In 1981, the president of the family organization reported that the four-generation project had been submitted on schedule. Team effort was the key to the success. Each of the ancestor couples on our pedigree chart had been assigned to a brother or sister who verified the genealogy sheets for accuracy. Several expressed their feelings that it had been a rewarding experience to do this research. Each one had felt a closer kinship to that particular ancestor.

To feature the four-generation program, the family historian collected heirlooms for a memorabilia display. Always on display during reunions is a beautiful family scrapbook which has been kept current with pictures taken over many years.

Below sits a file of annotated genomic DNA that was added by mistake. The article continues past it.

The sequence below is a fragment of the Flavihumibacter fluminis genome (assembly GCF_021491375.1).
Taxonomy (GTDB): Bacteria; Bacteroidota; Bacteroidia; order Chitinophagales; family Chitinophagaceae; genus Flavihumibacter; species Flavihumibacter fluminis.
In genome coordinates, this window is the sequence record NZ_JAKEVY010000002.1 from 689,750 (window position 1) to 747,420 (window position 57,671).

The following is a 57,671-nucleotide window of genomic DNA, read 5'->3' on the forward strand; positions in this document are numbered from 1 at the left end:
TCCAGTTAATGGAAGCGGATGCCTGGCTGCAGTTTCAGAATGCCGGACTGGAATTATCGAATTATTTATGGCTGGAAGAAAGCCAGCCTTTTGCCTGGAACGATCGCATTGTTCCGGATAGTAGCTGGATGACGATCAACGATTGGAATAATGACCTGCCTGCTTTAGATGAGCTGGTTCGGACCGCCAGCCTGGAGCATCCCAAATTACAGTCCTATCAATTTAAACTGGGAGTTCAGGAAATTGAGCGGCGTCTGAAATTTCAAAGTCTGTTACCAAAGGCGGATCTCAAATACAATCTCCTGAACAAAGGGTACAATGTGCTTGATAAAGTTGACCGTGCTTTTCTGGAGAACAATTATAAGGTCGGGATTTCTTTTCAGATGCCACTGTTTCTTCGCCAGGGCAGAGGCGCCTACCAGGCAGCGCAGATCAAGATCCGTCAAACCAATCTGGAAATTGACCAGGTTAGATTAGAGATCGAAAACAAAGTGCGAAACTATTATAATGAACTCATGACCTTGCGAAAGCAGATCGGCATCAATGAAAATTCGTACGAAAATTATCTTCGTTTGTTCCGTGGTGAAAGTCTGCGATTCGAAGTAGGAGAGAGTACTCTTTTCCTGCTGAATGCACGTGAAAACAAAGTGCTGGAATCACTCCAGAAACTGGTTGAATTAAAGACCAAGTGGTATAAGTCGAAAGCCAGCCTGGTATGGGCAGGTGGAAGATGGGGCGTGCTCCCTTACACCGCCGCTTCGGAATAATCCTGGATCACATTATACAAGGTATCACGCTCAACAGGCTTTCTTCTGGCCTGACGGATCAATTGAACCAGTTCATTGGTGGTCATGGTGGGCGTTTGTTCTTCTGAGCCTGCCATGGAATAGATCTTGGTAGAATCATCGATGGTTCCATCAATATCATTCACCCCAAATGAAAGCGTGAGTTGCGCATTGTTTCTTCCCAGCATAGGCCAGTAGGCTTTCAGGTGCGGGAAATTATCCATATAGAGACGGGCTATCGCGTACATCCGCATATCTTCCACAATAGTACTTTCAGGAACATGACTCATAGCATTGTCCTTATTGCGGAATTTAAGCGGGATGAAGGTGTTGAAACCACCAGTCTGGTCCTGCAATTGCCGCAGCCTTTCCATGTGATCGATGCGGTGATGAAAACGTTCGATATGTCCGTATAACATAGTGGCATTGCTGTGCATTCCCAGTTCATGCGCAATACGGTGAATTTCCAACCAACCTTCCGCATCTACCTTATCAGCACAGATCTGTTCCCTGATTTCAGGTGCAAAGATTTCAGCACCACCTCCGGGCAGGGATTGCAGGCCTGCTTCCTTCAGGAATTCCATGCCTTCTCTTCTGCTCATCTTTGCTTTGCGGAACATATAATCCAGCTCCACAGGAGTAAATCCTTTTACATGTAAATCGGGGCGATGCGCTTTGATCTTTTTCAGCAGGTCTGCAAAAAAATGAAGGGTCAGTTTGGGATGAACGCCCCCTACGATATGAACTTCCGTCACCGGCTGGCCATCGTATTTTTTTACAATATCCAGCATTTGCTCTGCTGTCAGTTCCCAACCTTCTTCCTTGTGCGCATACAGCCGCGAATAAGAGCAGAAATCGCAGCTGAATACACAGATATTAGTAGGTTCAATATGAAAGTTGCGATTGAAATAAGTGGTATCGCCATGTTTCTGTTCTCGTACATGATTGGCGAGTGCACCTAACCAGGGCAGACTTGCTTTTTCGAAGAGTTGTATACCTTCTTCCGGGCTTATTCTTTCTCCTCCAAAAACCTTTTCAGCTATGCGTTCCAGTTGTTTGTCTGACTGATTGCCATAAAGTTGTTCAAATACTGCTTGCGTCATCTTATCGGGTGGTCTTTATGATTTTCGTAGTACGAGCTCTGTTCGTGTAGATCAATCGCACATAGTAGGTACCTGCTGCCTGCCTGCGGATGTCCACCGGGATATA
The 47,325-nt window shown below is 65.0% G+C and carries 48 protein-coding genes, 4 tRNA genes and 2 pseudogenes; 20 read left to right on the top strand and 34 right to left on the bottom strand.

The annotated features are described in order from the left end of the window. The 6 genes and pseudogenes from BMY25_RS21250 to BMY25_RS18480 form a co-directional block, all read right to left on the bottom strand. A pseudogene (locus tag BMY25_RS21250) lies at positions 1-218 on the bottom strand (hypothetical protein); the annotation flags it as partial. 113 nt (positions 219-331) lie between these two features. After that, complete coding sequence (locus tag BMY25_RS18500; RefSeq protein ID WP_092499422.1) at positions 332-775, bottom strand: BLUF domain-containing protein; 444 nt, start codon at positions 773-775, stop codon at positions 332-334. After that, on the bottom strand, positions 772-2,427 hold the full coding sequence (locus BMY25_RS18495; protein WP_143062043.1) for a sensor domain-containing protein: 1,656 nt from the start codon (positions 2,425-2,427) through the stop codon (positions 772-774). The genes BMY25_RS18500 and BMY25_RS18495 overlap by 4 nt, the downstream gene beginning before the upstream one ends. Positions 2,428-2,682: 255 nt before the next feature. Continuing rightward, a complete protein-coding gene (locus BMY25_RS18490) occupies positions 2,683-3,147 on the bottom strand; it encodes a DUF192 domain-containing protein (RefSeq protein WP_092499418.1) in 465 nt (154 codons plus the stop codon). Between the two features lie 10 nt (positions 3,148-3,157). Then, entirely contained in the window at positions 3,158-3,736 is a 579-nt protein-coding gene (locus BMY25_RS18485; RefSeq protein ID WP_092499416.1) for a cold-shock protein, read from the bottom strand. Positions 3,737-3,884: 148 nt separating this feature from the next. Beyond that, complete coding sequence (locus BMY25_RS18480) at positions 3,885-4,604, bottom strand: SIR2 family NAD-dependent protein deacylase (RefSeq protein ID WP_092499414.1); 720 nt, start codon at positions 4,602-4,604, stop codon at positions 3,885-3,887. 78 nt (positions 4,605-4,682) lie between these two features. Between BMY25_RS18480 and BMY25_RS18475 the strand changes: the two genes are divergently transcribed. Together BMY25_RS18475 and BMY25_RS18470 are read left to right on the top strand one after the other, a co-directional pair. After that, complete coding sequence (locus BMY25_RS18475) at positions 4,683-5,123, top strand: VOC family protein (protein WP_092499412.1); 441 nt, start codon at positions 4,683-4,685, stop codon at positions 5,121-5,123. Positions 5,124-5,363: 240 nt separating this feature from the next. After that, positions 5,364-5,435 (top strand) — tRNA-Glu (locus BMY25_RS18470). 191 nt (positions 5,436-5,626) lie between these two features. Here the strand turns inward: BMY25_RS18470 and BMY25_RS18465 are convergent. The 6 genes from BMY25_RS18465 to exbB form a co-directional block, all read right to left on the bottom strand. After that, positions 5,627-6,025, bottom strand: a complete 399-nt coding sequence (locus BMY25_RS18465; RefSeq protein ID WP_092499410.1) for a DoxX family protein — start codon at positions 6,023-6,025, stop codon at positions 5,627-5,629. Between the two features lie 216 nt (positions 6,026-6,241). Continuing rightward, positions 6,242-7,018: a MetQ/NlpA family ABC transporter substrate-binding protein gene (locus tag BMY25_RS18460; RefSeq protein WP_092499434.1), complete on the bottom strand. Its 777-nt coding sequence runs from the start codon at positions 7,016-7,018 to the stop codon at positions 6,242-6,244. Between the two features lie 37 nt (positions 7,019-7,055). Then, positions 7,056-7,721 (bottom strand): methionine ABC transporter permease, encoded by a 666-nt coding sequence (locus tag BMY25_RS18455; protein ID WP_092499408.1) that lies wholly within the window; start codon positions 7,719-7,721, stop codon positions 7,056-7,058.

Before the family meeting is concluded, future events are discussed, such as family temple excursions for weddings. Every descendant to date has been married in the temple.

Outside activities then continue, starting with the traditional flag parade. The patriarch-president leads the grand march on horseback carrying the national flag. He is followed by a mounted representative from each family carrying a family flag designed by each individual family and kept from year to year. They circle the arena on horseback and then form a straight line. We all recite the pledge of allegiance and sing the national anthem with recorded background music.